Saturday, August 3, 2013
Why Drafting Rocks Revising Out of the Water
So, in this week's cage match throw-down over drafting vs. revising, for once I get the last word. That's because I was crazy helping my folks move last weekend and the always-helpful Veronica stepped right up to swap places with me.
It's getting a bit uncanny, how much alike James and I are. I'm glad he copped to feeling like something is wrong with him, because I'm there, too.
I really hate revising.
To me, revising means I screwed up the first time around. Yes, yes - I know you are are shaking your heads at me, perhaps fondly, more likely in irritation. But the truth remains that, in my heart of hearts, I believe that if I got the damn story correct the first time around, I wouldn't have to go back and fix it.
You have to understand that I'm also the girl who literally does crossword puzzles in ink (pencil is way too vague and smudgy). In college, I composed all of my papers on my Brother Correctronic typewriter (a blast from the past for all my fellow pre-PC folks out there) and turned them in that way. I learned early on to never go back and check my answers on exams - as the common wisdom instructs - because, if I changed my first answer, I inevitably changed it wrong.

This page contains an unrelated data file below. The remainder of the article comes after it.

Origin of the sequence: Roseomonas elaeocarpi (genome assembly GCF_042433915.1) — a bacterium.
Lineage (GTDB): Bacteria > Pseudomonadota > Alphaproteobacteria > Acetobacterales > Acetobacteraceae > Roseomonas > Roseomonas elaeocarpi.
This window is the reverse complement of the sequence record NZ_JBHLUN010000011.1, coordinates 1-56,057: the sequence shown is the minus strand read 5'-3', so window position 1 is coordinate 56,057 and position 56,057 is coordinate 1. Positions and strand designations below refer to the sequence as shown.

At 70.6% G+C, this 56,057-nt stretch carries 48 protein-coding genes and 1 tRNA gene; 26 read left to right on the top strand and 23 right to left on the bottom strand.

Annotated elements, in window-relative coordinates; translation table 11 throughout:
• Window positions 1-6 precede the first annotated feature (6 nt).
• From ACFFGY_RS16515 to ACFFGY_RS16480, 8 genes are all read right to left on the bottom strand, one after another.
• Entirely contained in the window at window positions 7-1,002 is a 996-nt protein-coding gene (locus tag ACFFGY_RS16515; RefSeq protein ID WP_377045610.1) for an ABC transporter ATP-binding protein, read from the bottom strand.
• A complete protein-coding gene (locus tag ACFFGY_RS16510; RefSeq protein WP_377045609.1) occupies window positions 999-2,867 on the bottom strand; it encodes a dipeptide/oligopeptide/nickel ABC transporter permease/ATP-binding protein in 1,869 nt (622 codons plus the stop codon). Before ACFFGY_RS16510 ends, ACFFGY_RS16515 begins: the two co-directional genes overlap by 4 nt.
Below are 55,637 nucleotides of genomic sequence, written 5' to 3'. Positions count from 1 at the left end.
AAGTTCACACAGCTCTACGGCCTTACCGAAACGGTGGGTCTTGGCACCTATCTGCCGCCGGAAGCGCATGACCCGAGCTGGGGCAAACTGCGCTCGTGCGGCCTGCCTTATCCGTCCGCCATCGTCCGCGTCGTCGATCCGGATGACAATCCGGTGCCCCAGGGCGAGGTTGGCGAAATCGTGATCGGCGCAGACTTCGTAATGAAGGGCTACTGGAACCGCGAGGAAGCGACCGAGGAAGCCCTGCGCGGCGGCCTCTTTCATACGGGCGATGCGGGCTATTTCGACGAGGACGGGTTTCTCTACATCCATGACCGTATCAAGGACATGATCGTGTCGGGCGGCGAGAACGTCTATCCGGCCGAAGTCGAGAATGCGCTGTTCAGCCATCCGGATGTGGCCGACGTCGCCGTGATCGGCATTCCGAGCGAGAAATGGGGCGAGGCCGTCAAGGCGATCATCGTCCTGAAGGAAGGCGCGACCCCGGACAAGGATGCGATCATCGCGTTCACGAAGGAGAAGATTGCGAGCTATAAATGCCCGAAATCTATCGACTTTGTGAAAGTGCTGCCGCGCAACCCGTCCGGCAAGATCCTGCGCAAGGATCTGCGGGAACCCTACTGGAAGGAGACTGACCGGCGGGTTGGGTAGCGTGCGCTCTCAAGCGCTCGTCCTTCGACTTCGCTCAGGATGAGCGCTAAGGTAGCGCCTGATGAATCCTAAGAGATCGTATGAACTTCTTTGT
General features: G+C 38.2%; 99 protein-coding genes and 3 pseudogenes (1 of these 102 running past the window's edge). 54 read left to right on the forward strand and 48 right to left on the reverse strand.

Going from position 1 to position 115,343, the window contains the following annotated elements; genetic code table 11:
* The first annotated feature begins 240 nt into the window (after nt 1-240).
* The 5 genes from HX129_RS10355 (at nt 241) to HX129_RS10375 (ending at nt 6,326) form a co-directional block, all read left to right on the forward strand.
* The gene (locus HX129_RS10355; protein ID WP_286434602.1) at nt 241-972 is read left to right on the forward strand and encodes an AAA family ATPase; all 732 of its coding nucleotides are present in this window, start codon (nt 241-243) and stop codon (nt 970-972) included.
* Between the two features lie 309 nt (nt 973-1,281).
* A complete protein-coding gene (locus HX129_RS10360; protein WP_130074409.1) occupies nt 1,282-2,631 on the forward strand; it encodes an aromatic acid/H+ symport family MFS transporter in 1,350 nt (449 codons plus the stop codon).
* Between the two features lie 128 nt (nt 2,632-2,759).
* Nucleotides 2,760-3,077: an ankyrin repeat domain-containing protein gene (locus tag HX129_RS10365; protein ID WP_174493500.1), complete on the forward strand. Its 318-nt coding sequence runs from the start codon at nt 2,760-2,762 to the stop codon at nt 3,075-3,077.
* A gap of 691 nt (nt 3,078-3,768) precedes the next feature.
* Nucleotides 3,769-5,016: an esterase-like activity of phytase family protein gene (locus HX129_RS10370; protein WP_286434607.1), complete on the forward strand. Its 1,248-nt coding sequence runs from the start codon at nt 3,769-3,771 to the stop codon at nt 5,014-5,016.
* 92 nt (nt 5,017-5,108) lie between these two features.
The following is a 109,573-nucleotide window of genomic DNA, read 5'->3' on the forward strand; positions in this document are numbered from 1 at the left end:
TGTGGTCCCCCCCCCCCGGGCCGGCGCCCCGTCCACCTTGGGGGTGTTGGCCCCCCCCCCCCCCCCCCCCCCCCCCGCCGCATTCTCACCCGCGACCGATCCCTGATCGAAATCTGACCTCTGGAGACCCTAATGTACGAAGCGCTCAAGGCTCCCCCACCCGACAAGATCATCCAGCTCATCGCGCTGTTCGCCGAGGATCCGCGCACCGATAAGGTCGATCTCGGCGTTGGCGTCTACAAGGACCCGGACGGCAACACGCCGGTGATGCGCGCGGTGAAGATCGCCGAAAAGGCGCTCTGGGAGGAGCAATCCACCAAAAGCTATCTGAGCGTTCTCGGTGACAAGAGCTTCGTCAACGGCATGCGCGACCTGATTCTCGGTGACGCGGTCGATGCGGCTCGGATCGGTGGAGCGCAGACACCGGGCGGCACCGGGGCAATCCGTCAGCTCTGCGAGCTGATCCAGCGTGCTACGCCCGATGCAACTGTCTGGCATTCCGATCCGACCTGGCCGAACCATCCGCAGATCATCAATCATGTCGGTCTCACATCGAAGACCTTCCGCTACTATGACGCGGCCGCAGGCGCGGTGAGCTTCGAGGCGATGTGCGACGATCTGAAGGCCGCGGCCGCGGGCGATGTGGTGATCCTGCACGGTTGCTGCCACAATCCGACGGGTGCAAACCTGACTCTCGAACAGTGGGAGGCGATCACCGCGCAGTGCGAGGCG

I don't like getting things wrong.
Oh yes, this is compulsive, likely obsessive, perfectionistic and downright weird, but revising to me means fixing errors and it's wasted time that I could be spending writing the new thing, if only I'd gotten the previous thing right the first go-around.
This is not to say that I don't revise. I do.
And I grumble to myself the whole time.
However, as I become a better, more-practiced writer, my revision passes are becoming less involved. I inevitably have some smoothing to do at the beginning, since I discover all sorts of things along the way. By the time I've found out how the book ends, I usually need to tweak a few details at the beginning.
If I've done my job right, even my critique partner (CP) feedback only requires similar tweaking.
After that, I more or less cheerfully accommodate my editors' edits. The more involved developmental edits sometimes give me that "you screwed up" feeling, but more often I feel like it's taste or massaging to the market. Line and copy edits are no biggie. I don't care about commas. I accept most suggested rewordings.
One of my CPs insists that revision is holy work. That's exactly what she calls it.
For me, writing the story is the holy work. And if I'm diligent, clear-minded and true of heart, I'll get the story right as I write.
It's like being connected to the Tao, to the creative flow of the universe, pouring through me and into the work.
There's nothing else like it. Not even sex - and that's saying a lot.
Not a thing wrong with that.